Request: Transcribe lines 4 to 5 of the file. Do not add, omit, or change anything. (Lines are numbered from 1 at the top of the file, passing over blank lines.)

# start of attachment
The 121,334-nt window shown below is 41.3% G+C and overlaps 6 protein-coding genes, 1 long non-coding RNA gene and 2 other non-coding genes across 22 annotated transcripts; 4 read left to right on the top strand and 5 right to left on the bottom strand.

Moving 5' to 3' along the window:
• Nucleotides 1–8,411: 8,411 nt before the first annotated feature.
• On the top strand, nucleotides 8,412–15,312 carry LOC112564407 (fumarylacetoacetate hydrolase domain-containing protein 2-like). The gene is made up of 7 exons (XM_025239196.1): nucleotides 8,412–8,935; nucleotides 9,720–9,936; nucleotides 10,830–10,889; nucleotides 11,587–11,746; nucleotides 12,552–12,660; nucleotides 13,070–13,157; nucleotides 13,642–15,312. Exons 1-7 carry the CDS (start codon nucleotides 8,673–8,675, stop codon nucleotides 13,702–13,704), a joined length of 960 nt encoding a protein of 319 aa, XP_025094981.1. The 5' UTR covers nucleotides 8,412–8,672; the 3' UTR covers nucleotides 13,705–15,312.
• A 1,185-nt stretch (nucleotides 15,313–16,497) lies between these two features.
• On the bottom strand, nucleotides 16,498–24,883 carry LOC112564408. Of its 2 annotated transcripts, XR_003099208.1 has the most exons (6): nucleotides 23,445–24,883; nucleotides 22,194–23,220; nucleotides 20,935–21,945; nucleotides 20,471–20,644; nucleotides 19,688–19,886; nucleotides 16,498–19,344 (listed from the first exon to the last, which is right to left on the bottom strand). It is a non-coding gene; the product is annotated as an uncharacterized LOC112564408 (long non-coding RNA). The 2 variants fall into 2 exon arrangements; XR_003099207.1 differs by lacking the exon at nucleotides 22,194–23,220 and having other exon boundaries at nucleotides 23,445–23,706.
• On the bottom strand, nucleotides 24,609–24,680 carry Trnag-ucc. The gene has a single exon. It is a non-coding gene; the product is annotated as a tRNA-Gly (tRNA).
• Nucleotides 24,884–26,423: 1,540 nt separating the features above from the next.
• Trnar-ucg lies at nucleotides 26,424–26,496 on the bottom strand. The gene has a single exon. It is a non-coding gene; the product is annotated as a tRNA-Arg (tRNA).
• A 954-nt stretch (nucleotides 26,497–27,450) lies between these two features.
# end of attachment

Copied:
• On the top strand, nucleotides 8,412–15,312 carry LOC112564407 (fumarylacetoacetate hydrolase domain-containing protein 2-like). The gene is made up of 7 exons (XM_025239196.1): nucleotides 8,412–8,935; nucleotides 9,720–9,936; nucleotides 10,830–10,889; nucleotides 11,587–11,746; nucleotides 12,552–12,660; nucleotides 13,070–13,157; nucleotides 13,642–15,312. Exons 1-7 carry the CDS (start codon nucleotides 8,673–8,675, stop codon nucleotides 13,702–13,704), a joined length of 960 nt encoding a protein of 319 aa, XP_025094981.1. The 5' UTR covers nucleotides 8,412–8,672; the 3' UTR covers nucleotides 13,705–15,312.
• A 1,185-nt stretch (nucleotides 15,313–16,497) lies between these two features.